When I moved in to the Cohousing Co-op in 2000, it changed my life. The houses had just been built, and I’d been part of the group for seven years to get to this point.

It started in the 1990s when I came across a notice for the Cohousing Co-operative, a group that was trying to get funding for affordable rental housing to build a cohousing village-like development.

I went along to some meetings and decided to join. It was a group of people who’d already been doing this for a couple of years and they’d put the notice out to get some new members because they were struggling to keep going. There was three of us joined that meeting, and not long after, the state government agreed to fund the co-op under the Community Housing Program.

I was living in pretty awful rentals at the time. The first one had a backyard about 2m square and the rooms were dark, and it was expensive. But it was near the services I needed for my daughter, like schools. Eventually we were able to move two doors down and it was cheaper, and lighter. But very old and draughty and cold in winter, and hard to get the landlord to fix anything.

For years we lived in difficult conditions, paying too much income in rent and not always having enough money for food or heating or to keep the car on the road. Sometimes between houses we were homeless.

When we eventually moved in to the co-op it was an amazing relief to know that the rent was going to be affordable and we could stay as long as we wanted. It had taken years of paying for childcare to go out to meetings in the evening to get the co-op up and running, but it was definitely worth it.

We had been able to have input into the design of the houses and were around during the build to help with all the decisions that needed to be made along the way. We each painted the inside of our houses, to help keep the costs down. I remember my dad coming and helping to paint the ceilings!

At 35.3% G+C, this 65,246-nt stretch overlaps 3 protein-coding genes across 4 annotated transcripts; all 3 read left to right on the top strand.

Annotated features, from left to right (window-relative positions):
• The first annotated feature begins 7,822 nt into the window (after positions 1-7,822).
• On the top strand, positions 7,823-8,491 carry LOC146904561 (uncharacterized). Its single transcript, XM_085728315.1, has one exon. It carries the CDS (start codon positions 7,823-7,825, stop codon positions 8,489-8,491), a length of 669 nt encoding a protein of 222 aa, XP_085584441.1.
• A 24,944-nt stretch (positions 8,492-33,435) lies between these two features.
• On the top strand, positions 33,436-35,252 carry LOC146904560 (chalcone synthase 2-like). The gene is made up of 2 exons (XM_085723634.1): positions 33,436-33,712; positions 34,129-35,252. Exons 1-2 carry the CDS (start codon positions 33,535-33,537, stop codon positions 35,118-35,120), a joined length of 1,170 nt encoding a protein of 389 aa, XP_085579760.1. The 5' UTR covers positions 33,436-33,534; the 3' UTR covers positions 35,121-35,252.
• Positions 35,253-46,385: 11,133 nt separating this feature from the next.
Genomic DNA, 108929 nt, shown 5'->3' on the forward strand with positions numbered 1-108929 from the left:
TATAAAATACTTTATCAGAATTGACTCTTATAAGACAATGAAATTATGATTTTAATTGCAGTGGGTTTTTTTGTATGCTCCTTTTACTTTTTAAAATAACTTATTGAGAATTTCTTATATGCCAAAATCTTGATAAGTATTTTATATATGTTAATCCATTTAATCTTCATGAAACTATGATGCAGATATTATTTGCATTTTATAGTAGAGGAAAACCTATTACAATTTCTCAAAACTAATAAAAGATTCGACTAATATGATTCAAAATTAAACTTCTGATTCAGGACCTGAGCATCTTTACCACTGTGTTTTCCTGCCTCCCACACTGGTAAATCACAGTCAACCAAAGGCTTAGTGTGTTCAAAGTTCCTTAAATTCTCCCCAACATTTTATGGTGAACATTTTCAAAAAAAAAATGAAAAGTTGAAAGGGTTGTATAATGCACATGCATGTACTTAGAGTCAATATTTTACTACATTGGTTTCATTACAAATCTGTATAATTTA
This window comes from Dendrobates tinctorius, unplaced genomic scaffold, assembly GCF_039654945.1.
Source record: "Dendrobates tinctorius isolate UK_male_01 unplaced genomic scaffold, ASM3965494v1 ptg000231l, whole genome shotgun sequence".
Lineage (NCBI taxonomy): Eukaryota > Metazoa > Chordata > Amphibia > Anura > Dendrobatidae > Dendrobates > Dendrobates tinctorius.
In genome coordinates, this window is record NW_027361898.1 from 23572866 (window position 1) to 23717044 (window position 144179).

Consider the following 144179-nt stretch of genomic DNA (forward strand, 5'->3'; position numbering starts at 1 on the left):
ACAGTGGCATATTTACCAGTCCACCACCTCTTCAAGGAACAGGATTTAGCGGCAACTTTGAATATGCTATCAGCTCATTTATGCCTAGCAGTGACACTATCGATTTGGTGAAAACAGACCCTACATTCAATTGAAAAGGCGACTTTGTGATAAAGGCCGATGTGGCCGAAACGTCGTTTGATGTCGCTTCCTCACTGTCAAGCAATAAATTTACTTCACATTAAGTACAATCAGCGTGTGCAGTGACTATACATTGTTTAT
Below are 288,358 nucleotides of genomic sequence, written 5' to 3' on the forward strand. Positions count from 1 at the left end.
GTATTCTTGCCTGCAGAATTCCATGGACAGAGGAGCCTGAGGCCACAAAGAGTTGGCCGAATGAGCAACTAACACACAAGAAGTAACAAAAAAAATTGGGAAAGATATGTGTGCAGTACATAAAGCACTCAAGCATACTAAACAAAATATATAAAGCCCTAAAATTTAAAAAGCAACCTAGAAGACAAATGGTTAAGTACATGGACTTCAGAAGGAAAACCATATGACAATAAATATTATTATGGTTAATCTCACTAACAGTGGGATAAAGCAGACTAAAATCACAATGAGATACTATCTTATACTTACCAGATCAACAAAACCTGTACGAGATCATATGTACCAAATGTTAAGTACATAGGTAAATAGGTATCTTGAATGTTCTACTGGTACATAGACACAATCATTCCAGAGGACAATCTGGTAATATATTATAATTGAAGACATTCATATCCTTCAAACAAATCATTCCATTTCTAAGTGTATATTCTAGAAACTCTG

The idea with cohousing is to have a few features that make it work well as a community – a commonhouse where we can all eat together a few times a week; the car park on the outside of the property, so in between the houses is car free and kid-safe; kitchen windows overlooking the common area for that visual connection; small private backyards (to escape to when needed); happenstance meeting spaces in the common areas to catch up with and hang out with neighbours

The cohousing aspect of how we live is interesting. It’s nice having a community outside your door, but what I really like about here is the co-operative ownership. We’re an affordable housing organisation and we all rent from the co-op, and we also manage the co-op.

Before living here I was renting from landlords. In that situation, if something’s broken you can’t fix it, you’re dependent on them to do it. It keeps you in quite a ‘juvenile’ state, not being able to do things for yourself. But in the co-op we work together to organise repairs and put in gardens and sheds and manage things like paying rates and insurance. But not only that, we also develop the policies and procedures of the organisation, about how to make decisions together, manage the budget, deal with conflict, things like that. So you get the opportunity to learn a lot of things that you wouldn’t otherwise. And then those skills transfer across to work and make you more employable, because you have more experience.

In the time that I live here I finished studies and went to work in the community sector and as my daughter grew up I moved into full-time employment and I’ve been employed ever since. I’ve also completed two post-graduate qualifications in that time. I’m sure that the stability of being here, of knowing that I wouldn’t have to move, and all the disruption and expense that goes with that, and also of just having an affordable rent based on my income, meant that I was able to focus on my work and studies.

If I wasn’t living in the co-op I don’t think I’d have the qualifications that I have, or the job that I have. I think I would have been trapped in lower paid work.